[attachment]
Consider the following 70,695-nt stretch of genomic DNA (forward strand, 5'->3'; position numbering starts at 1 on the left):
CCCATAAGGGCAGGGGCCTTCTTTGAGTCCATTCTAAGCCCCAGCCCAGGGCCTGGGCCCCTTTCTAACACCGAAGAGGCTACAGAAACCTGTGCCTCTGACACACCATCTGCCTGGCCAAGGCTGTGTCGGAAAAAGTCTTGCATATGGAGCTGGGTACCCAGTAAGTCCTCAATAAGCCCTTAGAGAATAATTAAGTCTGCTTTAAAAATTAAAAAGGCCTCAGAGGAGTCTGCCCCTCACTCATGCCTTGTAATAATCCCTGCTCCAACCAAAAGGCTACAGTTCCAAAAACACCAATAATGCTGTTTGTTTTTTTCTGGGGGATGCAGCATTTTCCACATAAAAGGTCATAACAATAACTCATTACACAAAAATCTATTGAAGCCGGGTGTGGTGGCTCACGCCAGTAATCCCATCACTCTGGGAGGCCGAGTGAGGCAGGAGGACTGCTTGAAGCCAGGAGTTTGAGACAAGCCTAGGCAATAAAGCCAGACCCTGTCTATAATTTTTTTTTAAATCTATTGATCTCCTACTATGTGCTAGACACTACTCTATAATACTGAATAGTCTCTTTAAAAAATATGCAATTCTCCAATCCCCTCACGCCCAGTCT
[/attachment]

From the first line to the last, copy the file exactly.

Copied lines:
Consider the following 70,695-nt stretch of genomic DNA (forward strand, 5'->3'; position numbering starts at 1 on the left):
CCCATAAGGGCAGGGGCCTTCTTTGAGTCCATTCTAAGCCCCAGCCCAGGGCCTGGGCCCCTTTCTAACACCGAAGAGGCTACAGAAACCTGTGCCTCTGACACACCATCTGCCTGGCCAAGGCTGTGTCGGAAAAAGTCTTGCATATGGAGCTGGGTACCCAGTAAGTCCTCAATAAGCCCTTAGAGAATAATTAAGTCTGCTTTAAAAATTAAAAAGGCCTCAGAGGAGTCTGCCCCTCACTCATGCCTTGTAATAATCCCTGCTCCAACCAAAAGGCTACAGTTCCAAAAACACCAATAATGCTGTTTGTTTTTTTCTGGGGGATGCAGCATTTTCCACATAAAAGGTCATAACAATAACTCATTACACAAAAATCTATTGAAGCCGGGTGTGGTGGCTCACGCCAGTAATCCCATCACTCTGGGAGGCCGAGTGAGGCAGGAGGACTGCTTGAAGCCAGGAGTTTGAGACAAGCCTAGGCAATAAAGCCAGACCCTGTCTATAATTTTTTTTTAAATCTATTGATCTCCTACTATGTGCTAGACACTACTCTATAATACTGAATAGTCTCTTTAAAAAATATGCAATTCTCCAATCCCCTCACGCCCAGTCT